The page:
and understand the problem caused by the deviating behavior implemented
in GNU make.

This is because there are two deviations in GNU make compared to other
make implementations and your script only tests for one of them. To test
for the other deviation, you could use this script:

  printf 'A = immediate\nB := b\nB += $A\nA = delayed\nall:\n\techo '\''$(B)'\''\n' | $MAKE -s -f -

smake prints:
smake: WARNING: Nonportable ':=' assignment found for macro 'B' in line 2 col 4 of 'Standard in'
b delayed

bmake prints:
b delayed

and gmake prints:
b immediate

As you see, smake and bmake fully agree and the deviating behavior from
gmake never should have made it into the standard. In special: If the
gmake documentation would have clearly pointed to it's deviating
behavior, I would have protested against 0000330 When 0000330 was
discussed in the teleconference. During that teleconference, I was
assuming, gmake was aligned with the behavior of other make
implementations like smake and bmake.

Note that the change in bmake regarding the expansion of := macros
at use time (see your test script) has been introduced after 2015, which
is years after 0000330 was closed with a wrong decision.

Also note that the tool people from netbsd yesterday clearly judged that
the deviating gmake behavior for += tested with the script from this
bugnote is seen as a bug by them.
(0005404)
psmith (developer)
2021-07-10 18:03

I reject the assertion that GNU make's documentation doesn't clearly define the behavior of "+=" in the context of immediately expanded variables. There's an entire section of the manual devoted to this, with examples:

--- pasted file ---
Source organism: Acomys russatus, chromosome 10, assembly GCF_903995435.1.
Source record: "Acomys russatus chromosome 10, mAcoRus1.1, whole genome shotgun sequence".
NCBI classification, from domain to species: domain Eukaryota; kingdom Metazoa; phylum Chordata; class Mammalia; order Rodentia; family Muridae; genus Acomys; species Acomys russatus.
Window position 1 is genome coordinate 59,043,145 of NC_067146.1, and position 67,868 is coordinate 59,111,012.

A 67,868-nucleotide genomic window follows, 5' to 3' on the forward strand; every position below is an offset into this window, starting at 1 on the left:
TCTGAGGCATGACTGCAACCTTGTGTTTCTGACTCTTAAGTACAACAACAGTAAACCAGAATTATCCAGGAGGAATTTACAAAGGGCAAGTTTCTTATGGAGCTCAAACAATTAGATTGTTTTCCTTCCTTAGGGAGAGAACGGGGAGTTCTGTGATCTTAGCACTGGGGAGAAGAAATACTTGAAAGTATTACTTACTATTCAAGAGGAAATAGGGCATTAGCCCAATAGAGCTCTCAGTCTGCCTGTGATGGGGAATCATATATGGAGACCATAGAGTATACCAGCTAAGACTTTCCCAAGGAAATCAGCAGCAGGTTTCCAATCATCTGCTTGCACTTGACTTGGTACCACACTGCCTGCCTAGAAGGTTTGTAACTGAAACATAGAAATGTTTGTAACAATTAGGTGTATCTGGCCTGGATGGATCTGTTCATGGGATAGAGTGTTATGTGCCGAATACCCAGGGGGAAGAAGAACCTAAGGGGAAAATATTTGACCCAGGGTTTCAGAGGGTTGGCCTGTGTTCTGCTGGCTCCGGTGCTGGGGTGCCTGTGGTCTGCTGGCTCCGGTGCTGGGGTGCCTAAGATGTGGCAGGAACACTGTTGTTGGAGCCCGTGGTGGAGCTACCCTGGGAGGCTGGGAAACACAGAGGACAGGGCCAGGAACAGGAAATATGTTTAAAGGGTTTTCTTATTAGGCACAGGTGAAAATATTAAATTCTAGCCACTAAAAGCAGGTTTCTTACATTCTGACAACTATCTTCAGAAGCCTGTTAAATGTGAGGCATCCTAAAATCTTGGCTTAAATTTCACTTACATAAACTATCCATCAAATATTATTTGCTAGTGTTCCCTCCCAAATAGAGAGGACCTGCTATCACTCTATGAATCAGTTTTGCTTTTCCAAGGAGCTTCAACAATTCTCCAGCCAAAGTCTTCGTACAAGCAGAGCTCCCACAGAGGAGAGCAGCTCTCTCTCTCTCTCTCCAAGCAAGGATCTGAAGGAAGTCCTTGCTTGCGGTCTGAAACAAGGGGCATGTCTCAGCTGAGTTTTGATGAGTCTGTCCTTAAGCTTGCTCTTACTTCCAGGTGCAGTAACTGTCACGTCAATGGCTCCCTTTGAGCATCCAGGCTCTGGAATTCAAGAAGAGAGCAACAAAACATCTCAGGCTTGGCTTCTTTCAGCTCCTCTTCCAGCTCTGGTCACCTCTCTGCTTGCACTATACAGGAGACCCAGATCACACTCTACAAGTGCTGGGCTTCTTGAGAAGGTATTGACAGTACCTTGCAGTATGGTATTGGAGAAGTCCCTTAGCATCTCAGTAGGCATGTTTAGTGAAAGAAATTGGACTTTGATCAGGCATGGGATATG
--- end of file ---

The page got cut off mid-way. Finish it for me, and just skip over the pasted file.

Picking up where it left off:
https://www.gnu.org/software/make/manual/html_node/Appending.html [^]

I also don't agree that this behavior wasn't well-described by the request to add ::= and += to the standard. I can't speak to what was or wasn't discussed in the teleconference but the change text is clear:

> The following form (the "append" form) modifies a macro by appending additional text to it:
> string1 += [string2]
>
> After the append form:
> ...
> * If the macro exists and is an immediately-expanded macro, it appends a space and the
> evaluation of string2 to the value currently assigned to string1.
> ...

and this text survived more or less intact through to the final wording. There was nothing hidden about this.


Regarding this proposal, I am ambivalent on +:=. One reason I'm ambivalent is that in 25+ years of maintaining GNU make I don't ever recall anyone wanting the ability to add immediately expanded text to a deferred expansion variable. The other reason is that this same behavior can already be had, although it requires using two variables:

This:

  D = a
  D +:= $(VAR)

can be written:

  D = a
  I ::= $(VAR)
  D += $I

If it's really the case that you always want this behavior then that's annoying. But as I said, no one has ever asked for this so I question whether it's really something people need a lot. If people use it only occasionally then the two-variable version might even be preferred as more clearly understandable.

Another reason for my ambivalence is that these do exactly the same thing:

  A ::= b
  A += $(VAR)

and

  A ::= b
  A +:= $(VAR)

which makes the latter seem redundant to me.

The :::= operator seems wholly unnecessary. We have two types of variables and we have two assignment operators for them, which is sufficient. If there is a case to be made that putting an already-expanded value into a delayed expansion macro is useful then this:

  A :::= $(VAR)

can be replaced by:

  A =
  A +:= $(VAR)

or using the current POSIX standard with no changes:

  A =
  I ::= $(VAR)
  A += $I
(0005405)
mirabilos (reporter)
2021-07-10 21:26

On MirMake (inherited from OpenBSD make), it outputs 1.
(0005406)
joerg (reporter)
2021-07-15 14:51
edited on: 2021-07-15 14:52

In 37+ years of maintaining smake, I did never receive a request to implement
the := behavior from GNU make and no other make variant did implement that
behavior.

I therefore seriously doubt that there is a need for that GNU make feature.

(0005407)
joerg (reporter)
2021-07-17 10:35
edited on: 2021-07-22 15:13

As a result from the last teleconference, I decided that things
could only be understood, if all aspects of the behavior are
tested and documented.